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- What is atovaquone-proguanil, and how does it work (mechanism of action)?
- What are the side effects of atovaquone-proguanil?
- What is the dosage for atovaquone-proguanil?
- Which drugs or supplements interact with atovaquone-proguanil?
- Is atovaquone-proguanil safe to take if I'm pregnant or breastfeeding?
- What else should I know about atovaquone-proguanil?
What is atovaquone-proguanil, and how does it work (mechanism of action)?
Atovaquone and proguanil is an anti-malarial medication. Atovaquone blocks mitochondrial electron transfer and thereby the production of energy for use by the parasites. Proguanil is metabolized into its active metabolite, cycloguanil, which blocks dihydrofolate reductase and enzymes required for making pyrimidine which is a chemical needed for production of DNA.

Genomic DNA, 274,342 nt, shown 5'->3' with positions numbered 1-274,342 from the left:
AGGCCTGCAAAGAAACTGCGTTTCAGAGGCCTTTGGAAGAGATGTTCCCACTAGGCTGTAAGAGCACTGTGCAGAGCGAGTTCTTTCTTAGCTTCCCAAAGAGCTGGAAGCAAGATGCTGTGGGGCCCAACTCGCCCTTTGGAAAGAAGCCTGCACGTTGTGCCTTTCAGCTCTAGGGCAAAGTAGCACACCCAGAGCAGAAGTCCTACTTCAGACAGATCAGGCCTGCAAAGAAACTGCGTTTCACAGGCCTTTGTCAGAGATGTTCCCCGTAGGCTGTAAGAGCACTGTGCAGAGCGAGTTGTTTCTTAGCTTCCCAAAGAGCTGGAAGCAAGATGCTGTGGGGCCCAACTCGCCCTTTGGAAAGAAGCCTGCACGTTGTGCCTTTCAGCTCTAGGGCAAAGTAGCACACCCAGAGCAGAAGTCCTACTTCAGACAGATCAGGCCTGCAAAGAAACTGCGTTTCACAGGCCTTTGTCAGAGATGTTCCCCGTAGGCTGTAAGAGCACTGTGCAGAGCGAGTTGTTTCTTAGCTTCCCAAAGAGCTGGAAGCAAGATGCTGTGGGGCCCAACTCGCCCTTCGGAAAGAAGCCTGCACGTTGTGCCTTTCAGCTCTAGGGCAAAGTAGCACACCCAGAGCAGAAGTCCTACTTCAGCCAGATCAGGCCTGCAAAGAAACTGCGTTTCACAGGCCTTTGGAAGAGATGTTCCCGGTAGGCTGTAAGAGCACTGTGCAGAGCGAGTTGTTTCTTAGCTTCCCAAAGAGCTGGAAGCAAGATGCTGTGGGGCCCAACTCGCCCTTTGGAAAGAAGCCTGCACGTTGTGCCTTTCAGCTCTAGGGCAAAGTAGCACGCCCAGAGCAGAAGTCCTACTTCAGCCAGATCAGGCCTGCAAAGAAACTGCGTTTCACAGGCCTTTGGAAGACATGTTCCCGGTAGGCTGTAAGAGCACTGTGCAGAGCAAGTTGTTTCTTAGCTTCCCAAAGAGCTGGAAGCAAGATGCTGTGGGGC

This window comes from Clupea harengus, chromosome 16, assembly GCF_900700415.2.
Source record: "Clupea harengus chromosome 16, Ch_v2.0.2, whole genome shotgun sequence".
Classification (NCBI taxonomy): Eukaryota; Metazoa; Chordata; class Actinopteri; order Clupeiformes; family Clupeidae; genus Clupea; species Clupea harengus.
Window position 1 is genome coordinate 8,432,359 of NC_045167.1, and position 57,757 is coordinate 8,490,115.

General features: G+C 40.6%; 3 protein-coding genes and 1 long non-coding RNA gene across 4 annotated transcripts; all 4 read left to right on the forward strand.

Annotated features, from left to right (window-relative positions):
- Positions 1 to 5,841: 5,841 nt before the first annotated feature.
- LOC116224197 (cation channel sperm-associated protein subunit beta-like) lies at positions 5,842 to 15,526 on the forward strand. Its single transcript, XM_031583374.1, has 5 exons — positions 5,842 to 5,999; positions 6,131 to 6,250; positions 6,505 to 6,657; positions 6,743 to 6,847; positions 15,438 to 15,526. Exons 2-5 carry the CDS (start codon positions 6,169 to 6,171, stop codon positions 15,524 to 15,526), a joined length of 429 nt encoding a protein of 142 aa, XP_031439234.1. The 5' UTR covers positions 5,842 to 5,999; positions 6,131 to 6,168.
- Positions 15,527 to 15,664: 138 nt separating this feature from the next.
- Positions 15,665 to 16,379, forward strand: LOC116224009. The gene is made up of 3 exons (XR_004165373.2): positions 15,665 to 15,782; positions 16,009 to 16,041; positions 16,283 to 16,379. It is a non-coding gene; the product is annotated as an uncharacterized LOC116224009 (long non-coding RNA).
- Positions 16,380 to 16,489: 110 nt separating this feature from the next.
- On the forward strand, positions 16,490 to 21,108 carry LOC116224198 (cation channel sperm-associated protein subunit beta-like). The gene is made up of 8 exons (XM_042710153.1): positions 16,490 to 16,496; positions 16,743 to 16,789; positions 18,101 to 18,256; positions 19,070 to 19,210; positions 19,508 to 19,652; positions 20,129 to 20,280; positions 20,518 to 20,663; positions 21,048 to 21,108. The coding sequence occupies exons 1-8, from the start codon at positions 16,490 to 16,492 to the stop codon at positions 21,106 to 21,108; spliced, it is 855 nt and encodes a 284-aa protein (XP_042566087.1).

What brand names are available for atovaquone-proguanil-oral?
Is atovaquone-proguanil-oral available as a generic drug?
Do I need a prescription for atovaquone-proguanil-oral?
Which drugs or supplements interact with atovaquone-proguanil?
Combining atovaquone/proguanil with tetracycline can lower atovaquone levels in the body, leading to lack of effectiveness of the antimalarial medication.
Concomitant use of atovaquone/proguanil and rifampin or rifabutin can lower atovaquone levels approximately 50% and 34%, reducing effectiveness of malarial medication.
Is atovaquone-proguanil safe to take if I'm pregnant or breastfeeding?
There are no adequate studies of atovaquone and proguanil to determine safe and effective use in pregnant women.
What else should I know about atovaquone-proguanil?
What preparations of atovaquone-proguanil-oral are available?
Atovaquone and proguanil tablets are available in two combination strengths: 250/100 mg (adults) and 62.5/25 mg (pediatric).
How should I keep atovaquone-proguanil-oral stored?
Store Atovaquone and proguanil tablets should be stored between 15 C to 30 C (59 F to 86 F).
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